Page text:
Kings sign 2019 draft picks Arthur Kaliyev and Jordan Spence
Though it’s unclear when Kings prospects will be able to return to the ice, the team on Wednesday signed two more of their up-and-coming players, 2019 draft picks Arthur Kaliyev and Jordan Spence, to entry-level contracts.
Both are coming off of strong junior-hockey seasons. Kaliyev, an early second-round pick last summer, was a finalist for most outstanding player in the Ontario Hockey League after collecting 98 points (44 goals, 54 assists) in 57 games.
Spence, a fourth-round pick who was born in Australia before moving to Canada as a teenager, was the Quebec Major Junior Hockey League’s defenseman of the season after notching 52 points (nine goals, 43 assists) and a plus-49 rating in 60 games.
The pair will join an already deep incoming class of recently signed prospects. Since March, the Kings have agreed to entry-level deals with Alex Turcotte, the club’s highest-drafted player (No. 5 overall in 2019) in a decade; Tyler Madden, their most promising acquisition from this season’s series of trades; and Jacob Ingham, a former sixth-round pick whose stock has been on the rise in recent seasons.
Several other young players who signed entry-level contracts last year are also expected to make a jump from juniors to pro, including highly-anticipated forwards Samuel Fagemo and Akil Thomas.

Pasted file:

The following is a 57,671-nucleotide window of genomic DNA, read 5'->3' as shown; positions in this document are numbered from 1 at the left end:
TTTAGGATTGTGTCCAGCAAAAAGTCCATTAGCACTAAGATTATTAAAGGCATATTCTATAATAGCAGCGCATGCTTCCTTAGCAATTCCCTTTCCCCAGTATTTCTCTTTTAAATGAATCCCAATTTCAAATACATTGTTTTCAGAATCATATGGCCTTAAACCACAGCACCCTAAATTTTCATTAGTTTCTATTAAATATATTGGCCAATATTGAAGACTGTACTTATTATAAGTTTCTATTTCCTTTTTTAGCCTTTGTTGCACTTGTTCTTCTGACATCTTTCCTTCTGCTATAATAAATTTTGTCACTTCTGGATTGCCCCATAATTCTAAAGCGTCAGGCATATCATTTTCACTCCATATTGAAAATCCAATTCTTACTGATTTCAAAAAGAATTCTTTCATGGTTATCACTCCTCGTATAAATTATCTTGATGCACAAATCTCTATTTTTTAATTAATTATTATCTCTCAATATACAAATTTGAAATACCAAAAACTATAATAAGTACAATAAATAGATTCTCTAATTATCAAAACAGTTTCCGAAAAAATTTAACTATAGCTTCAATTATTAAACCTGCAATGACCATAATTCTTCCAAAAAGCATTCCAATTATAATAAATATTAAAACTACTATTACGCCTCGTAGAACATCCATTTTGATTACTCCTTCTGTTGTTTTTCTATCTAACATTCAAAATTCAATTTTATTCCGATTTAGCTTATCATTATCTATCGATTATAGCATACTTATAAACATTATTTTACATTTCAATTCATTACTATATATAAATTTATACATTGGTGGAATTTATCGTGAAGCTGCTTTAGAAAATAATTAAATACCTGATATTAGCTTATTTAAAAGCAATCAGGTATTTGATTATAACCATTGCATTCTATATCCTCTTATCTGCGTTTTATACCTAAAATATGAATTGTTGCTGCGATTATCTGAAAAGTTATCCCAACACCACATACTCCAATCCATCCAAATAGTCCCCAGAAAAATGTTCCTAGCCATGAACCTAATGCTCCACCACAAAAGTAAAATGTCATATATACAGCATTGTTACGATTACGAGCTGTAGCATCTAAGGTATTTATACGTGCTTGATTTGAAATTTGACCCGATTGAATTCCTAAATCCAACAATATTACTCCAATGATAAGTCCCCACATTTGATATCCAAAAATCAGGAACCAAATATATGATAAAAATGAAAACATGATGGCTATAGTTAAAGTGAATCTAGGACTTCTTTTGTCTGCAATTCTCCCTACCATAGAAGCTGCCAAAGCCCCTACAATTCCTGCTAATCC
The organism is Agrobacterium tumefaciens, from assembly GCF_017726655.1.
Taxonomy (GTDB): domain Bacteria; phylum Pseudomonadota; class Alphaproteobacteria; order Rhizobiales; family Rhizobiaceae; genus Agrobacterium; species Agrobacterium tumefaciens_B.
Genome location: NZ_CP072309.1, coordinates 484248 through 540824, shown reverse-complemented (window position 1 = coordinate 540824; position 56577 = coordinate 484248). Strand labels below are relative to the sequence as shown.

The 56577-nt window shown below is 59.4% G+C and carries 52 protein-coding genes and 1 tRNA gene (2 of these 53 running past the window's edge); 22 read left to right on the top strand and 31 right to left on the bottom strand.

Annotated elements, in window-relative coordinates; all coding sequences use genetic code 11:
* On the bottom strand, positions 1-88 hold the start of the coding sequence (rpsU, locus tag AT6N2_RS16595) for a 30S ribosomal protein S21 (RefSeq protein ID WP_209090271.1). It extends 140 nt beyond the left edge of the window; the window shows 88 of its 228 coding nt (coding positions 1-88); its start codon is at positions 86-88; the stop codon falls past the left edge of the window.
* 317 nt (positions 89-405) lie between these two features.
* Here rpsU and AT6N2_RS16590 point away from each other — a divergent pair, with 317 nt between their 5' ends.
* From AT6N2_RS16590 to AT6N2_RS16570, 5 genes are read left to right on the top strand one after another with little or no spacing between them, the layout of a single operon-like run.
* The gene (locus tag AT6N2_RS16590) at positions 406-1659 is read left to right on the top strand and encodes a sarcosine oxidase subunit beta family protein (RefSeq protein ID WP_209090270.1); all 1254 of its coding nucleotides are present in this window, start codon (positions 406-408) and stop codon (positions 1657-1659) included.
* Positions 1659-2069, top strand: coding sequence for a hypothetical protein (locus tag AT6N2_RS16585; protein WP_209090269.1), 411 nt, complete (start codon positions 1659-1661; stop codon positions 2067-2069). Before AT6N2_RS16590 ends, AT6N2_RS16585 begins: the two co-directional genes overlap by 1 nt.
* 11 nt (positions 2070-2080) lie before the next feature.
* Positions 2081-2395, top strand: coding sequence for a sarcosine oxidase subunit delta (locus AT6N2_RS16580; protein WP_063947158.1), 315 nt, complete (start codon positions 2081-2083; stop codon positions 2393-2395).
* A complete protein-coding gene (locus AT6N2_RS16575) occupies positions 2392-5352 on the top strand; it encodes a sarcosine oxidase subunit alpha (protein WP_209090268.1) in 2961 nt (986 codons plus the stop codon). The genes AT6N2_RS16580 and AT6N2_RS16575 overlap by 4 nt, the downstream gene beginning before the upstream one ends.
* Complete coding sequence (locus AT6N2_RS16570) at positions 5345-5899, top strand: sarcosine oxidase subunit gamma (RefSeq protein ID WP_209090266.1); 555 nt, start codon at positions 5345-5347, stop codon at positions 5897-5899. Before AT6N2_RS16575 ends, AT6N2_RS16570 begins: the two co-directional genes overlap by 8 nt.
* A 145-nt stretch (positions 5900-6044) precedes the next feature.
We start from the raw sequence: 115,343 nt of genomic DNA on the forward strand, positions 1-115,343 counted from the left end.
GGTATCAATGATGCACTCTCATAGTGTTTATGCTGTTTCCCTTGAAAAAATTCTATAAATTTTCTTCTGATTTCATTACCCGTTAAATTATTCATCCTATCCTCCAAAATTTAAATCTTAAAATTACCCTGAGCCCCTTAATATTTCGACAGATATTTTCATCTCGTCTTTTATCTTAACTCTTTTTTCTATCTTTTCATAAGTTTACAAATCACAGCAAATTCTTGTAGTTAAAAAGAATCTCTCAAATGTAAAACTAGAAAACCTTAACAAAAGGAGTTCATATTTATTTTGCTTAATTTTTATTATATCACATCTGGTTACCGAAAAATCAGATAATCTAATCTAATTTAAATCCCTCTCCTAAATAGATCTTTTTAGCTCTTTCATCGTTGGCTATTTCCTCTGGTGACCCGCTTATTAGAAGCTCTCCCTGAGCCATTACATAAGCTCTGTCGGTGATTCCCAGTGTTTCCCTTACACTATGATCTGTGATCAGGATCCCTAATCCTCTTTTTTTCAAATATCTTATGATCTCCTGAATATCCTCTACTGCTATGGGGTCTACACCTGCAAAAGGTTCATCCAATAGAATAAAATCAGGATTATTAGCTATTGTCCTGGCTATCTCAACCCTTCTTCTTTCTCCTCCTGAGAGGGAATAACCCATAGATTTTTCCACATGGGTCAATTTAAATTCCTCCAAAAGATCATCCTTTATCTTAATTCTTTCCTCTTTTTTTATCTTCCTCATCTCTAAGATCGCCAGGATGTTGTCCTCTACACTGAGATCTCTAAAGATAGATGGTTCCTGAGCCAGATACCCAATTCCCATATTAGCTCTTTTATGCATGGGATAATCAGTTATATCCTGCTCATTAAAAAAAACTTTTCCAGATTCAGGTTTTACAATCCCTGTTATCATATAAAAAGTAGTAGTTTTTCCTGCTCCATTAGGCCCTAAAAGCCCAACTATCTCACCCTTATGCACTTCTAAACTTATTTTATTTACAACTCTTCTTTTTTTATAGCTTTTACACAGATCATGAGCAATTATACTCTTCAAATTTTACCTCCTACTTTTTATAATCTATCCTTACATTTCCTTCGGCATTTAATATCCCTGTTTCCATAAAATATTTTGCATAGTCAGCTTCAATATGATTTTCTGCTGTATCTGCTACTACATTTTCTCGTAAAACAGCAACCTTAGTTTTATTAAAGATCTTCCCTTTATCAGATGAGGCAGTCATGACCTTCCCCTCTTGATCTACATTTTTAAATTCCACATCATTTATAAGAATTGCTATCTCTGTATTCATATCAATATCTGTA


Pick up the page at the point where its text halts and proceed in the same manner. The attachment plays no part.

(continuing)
When that group will be able to begin training this off-season, however, remains unknown. Amid the COVID-19 pandemic, usual off-season events such as a midsummer prospect camp and preseason rookie tournament are in doubt.
On Wednesday morning, the Athletic reported that the seven teams not included in the NHL’s 24-team restart plan — the Kings being one of them — could be allowed to stage some formal on-ice activities during the longer-than-usual off-season, if approved by the league and the NHL Players Assn.
But later in the afternoon, Ducks general manager Bob Murray said he thinks “there’s not a chance” of holding a rookie tournament before the start of the 2020-21 season. Originally, Arizona was supposed to host the event that is usually attended by a handful of Western Conference teams, including in the past all three California clubs.
“Those are two very important situations that it looks like we won’t have now,” Kings director of player personnel Nelson Emerson said last month of the prospect camp and rookie tournament, adding: “It’s an important process for the young players to go through because it gets the guys around players that are their peers so they can start to develop that relationship with them, and also they start to develop that relationship with the coaches and the development staff.”
Los Angeles is one of 10 cities being considered a hub for the NHL’s return. L.A. has held many big events at Staples Center, but its bid is a longshot.
In the meantime, Kings director of player development Glen Murray and senior advisor Mike O’Connell have been trying to figure out “the things they can work on with the players in the summer that they’re able to do to get better,” Emerson said.
“And also, what can the players do by themselves in order to improve some of these skill sets they might need to work on. Glen and Mike O’Connell have done a good job getting that going, getting prospects on the phone. The next step will be translating that message to the players.”
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